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Travelers Dialysis

Is it possible for kidney patients to travel?

Yes, most patients who receive dialysis or have had a kidney transplant can travel safely and continue their treatment while away from home. Of course, you should always consult your doctor before planning to travel. Most doctors encourage travel if the patient’s health is stable. Traveling can give a big boost to a patient’s morale and sense of well-being.

How should hemodialysis patients begin to plan a trip?

Our dialysis center has a staff member who is experienced in arranging dialysis treatments away from home (transient dialysis). It is important to start planning at least six to eight weeks in advance. You or your patient travel coordinator may need to contact more than one center in order to find a center that can provide dialysis for you. Check with the center as soon as you arrive to confirm your appointment.

How will I find a center to dialyze at?

If you plan to visit friends or family out of town, they may be able to give you the name and address of the dialysis center nearest them.

What if I need to travel in an emergency?

Many dialysis centers make every effort to accommodate patients in the event of an emergency such as illness or death of a family member. Dialysis records can be faxed ahead, or you can hand carry them with you.

What information will my transient dialysis center need to safely provide dialysis for me?

Most dialysis centers require the following information in order to assess your health and plan for your treatments with them:

  • the dates you need dialysis treatment
  • your name, address, etc.
  • medical history and recent physical exam reports
  • recent lab results
  • recent EKG
  • recent chest x-ray
  • your dialysis prescription and 3 to 5 recent treatment records
  • dialysis access type
  • special needs or dialysis requirements
  • information about your general health
  • insurance information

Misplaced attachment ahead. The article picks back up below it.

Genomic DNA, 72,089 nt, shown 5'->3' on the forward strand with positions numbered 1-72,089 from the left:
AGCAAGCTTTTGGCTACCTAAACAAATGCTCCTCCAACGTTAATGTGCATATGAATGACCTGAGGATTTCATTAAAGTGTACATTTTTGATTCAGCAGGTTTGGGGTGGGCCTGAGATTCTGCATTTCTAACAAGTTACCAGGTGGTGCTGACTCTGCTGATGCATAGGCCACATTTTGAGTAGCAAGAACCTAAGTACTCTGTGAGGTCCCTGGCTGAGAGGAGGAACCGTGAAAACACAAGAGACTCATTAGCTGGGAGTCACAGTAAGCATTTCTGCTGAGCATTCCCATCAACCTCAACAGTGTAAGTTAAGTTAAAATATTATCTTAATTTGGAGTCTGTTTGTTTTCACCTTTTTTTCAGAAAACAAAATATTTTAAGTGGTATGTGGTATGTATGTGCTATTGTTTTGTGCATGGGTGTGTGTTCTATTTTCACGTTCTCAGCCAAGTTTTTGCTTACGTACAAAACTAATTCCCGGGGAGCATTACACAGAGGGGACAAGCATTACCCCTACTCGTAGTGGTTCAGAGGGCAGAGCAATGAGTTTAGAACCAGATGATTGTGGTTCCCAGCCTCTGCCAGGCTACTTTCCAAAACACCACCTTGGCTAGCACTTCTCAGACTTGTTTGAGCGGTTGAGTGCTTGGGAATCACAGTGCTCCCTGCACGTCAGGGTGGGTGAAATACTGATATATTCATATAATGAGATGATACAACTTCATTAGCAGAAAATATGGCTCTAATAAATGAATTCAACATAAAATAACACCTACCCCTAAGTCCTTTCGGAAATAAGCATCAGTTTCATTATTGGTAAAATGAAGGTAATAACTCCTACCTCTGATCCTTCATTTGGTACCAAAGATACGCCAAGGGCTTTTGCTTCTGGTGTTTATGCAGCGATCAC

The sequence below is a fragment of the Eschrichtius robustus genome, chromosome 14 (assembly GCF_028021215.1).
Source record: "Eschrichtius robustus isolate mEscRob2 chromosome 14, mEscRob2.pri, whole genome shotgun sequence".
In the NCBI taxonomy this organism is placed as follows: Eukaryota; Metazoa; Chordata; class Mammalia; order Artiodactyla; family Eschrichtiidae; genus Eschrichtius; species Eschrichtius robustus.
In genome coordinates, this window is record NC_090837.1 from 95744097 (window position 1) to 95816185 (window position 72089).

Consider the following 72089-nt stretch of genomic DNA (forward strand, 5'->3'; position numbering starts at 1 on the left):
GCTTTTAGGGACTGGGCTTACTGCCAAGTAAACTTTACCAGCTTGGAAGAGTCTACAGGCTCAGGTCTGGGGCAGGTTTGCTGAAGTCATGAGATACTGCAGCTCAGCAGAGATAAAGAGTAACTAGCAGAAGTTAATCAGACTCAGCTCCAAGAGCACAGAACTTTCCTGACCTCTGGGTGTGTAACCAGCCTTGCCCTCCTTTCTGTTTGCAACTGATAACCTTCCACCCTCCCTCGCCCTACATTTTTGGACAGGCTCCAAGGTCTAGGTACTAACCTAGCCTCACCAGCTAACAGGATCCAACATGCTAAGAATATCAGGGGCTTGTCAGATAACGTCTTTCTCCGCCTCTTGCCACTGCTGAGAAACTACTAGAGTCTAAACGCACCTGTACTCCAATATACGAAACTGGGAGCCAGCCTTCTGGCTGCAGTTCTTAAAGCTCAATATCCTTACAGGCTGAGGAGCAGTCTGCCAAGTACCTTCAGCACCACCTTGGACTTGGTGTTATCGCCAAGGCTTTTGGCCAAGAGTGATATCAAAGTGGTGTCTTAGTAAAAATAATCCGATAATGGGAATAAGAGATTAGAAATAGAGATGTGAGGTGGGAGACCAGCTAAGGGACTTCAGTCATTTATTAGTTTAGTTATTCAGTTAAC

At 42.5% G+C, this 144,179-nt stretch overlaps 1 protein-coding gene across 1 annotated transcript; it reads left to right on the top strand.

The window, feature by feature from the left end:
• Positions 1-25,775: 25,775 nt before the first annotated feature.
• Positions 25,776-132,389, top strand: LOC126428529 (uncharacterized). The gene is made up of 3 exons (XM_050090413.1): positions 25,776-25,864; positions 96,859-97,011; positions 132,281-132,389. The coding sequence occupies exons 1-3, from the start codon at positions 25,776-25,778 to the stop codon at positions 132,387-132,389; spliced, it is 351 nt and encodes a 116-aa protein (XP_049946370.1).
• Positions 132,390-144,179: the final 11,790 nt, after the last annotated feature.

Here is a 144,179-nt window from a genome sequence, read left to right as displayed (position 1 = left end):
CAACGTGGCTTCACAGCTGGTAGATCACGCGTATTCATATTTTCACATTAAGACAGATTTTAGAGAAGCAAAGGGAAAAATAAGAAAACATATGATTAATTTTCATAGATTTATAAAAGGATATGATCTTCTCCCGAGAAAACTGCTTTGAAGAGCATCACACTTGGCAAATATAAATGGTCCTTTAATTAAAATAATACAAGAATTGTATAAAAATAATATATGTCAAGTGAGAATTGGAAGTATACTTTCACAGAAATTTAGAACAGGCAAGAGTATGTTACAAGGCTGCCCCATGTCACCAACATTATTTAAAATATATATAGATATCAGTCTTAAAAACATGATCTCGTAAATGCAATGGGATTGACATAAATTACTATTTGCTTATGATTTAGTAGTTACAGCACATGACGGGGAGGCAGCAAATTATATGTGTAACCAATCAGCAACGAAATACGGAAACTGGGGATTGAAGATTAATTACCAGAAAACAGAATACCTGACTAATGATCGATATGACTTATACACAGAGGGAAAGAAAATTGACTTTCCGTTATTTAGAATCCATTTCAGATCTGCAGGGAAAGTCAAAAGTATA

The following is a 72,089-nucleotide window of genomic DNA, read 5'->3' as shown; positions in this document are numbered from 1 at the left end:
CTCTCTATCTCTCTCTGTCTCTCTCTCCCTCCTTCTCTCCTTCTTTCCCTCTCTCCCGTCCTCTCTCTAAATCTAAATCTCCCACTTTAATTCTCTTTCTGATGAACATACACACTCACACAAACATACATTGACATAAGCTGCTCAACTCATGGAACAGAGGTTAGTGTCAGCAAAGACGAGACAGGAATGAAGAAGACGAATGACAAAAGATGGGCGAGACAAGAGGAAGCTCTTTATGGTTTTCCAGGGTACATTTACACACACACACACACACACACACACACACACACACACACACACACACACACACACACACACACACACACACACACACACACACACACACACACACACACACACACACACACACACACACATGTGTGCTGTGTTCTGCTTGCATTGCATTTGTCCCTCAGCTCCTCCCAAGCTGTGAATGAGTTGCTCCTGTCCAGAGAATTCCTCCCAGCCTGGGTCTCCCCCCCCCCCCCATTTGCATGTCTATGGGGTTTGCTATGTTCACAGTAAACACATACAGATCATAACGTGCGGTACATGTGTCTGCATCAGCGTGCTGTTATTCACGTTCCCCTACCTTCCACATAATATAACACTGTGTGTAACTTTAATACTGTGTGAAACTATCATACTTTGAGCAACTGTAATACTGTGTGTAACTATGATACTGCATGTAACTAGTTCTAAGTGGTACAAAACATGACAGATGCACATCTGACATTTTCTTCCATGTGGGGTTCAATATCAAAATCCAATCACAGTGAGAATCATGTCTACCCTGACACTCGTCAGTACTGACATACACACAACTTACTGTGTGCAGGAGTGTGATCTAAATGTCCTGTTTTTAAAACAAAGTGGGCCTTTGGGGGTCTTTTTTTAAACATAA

• where you will be staying in the area
  • a list of the medications you take during treatment and at home.

How can I be sure about the quality of care I will be getting away from my regular center?

You may want to ask the following questions when making your arrangements for hemodialysis during your trip:

  • Does the center reuse dialyzers?
  • Does the center reuse bloodlines?
  • What is the average treatment length of dialysis at the center?
  • Can they provide the treatment time your doctor has prescribed?
  • What are the hours and days of operation? Traveling patients often are placed on an evening shift, which could end as early as 7:30 p.m. or as late as 2:00 a.m.
  • What types of dialyzers are used?
  • Can you use the same type of dialyzer you use at your home center?
  • What types of dialysis machine does the center have (conventional, high flux capability)?
  • Does the center routinely provide lidocaine?
  • Are patients permitted to eat or drink while on dialysis?

What if I get sick while I am visiting another center?

Don’t overdo it! Be realistic when planning activities. Allow enough time to enjoy sightseeing outings and activities without becoming overtired. Also, be sure to watch your diet and fluid intake. Before you begin your trip, you will most likely have a doctor assigned to you by your transient dialysis center. Find out how to contact the doctor when you first arrive. If you do become ill, call the dialysis center or doctor as instructed.


What should diabetic patients know about traveling?

Since the unexpected may happen during a trip and meals may be delayed, you should carry glucose tablets and appropriate snacks, such as low-potassium juice boxes or hard candy, to treat low blood sugar. It’s a good idea to travel with a “brown-bag” lunch or a packaged nutritional supplement in case of delays. Managing your diabetes can be made simpler by having insulin, syringes and blood glucose monitoring supplies handy.